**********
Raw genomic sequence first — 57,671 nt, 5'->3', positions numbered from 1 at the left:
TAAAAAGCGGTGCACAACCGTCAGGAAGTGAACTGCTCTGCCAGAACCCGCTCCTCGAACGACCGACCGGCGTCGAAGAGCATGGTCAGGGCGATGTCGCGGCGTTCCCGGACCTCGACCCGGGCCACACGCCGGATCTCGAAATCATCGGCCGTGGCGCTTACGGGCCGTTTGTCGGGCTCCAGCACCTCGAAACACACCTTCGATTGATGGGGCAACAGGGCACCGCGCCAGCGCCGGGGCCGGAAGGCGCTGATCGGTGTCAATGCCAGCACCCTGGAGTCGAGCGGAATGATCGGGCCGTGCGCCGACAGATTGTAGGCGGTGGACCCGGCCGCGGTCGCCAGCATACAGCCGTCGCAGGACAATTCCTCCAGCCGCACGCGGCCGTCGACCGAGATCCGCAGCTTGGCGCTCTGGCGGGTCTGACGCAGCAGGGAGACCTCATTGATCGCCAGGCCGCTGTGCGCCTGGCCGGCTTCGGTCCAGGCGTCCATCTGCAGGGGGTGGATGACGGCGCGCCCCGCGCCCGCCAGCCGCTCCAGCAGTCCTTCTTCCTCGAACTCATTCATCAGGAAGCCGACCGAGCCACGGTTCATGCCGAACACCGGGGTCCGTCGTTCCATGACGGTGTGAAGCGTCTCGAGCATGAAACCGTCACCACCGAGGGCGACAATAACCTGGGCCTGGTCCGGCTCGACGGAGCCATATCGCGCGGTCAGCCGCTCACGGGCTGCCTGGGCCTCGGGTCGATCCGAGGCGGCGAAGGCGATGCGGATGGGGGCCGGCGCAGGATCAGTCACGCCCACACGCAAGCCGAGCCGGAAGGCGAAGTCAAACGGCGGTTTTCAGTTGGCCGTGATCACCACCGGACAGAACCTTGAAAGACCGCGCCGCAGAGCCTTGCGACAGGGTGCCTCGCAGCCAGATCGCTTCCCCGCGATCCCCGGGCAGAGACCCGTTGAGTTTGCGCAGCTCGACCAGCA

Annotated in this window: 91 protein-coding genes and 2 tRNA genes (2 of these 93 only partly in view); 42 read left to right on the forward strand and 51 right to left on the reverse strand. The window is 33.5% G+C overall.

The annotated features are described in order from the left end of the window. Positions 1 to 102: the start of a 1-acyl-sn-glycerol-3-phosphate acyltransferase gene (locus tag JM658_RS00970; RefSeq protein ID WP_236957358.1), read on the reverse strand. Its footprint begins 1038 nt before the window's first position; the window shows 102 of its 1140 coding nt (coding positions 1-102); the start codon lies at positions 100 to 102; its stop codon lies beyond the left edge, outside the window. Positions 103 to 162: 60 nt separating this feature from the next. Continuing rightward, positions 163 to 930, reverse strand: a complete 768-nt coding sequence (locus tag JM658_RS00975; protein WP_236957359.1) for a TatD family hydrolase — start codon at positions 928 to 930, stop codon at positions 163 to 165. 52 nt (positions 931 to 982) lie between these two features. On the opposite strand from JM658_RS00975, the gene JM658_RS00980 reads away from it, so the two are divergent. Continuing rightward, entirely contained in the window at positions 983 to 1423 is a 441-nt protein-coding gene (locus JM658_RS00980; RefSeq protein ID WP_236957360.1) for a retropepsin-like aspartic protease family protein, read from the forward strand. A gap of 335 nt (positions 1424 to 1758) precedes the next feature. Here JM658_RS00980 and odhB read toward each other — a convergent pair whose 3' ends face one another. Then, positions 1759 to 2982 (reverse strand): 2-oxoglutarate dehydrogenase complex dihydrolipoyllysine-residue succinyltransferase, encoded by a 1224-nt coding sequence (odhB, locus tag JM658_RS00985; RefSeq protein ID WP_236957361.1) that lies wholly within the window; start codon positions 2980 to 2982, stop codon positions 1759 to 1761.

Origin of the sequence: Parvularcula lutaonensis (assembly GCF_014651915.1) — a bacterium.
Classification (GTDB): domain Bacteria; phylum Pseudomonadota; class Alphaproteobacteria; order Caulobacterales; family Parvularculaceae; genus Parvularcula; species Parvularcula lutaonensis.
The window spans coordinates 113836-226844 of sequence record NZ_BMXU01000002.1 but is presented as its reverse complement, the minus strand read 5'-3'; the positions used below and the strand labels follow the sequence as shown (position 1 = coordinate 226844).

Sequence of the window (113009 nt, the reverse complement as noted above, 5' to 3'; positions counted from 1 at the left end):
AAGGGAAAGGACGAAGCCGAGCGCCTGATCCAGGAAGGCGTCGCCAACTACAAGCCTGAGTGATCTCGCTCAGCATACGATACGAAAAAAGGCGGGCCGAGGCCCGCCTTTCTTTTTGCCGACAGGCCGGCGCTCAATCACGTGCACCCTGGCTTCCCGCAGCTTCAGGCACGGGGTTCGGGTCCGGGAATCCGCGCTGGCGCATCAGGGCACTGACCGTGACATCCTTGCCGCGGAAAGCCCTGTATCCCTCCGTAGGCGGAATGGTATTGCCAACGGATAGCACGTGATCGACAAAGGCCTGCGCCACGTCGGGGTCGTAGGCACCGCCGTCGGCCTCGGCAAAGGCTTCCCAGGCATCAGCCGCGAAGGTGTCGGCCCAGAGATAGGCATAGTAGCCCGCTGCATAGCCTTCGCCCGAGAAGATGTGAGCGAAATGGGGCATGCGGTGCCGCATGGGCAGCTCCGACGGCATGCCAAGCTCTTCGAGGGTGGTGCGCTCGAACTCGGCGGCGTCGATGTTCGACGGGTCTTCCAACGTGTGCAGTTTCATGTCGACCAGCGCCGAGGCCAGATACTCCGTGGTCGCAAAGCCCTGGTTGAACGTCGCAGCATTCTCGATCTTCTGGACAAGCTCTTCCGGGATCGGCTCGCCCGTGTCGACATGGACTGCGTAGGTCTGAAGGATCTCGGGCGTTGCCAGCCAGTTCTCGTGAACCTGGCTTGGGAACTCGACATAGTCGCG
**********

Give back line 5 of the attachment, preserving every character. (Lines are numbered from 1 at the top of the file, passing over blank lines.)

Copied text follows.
Origin of the sequence: Parvularcula lutaonensis (assembly GCF_014651915.1) — a bacterium.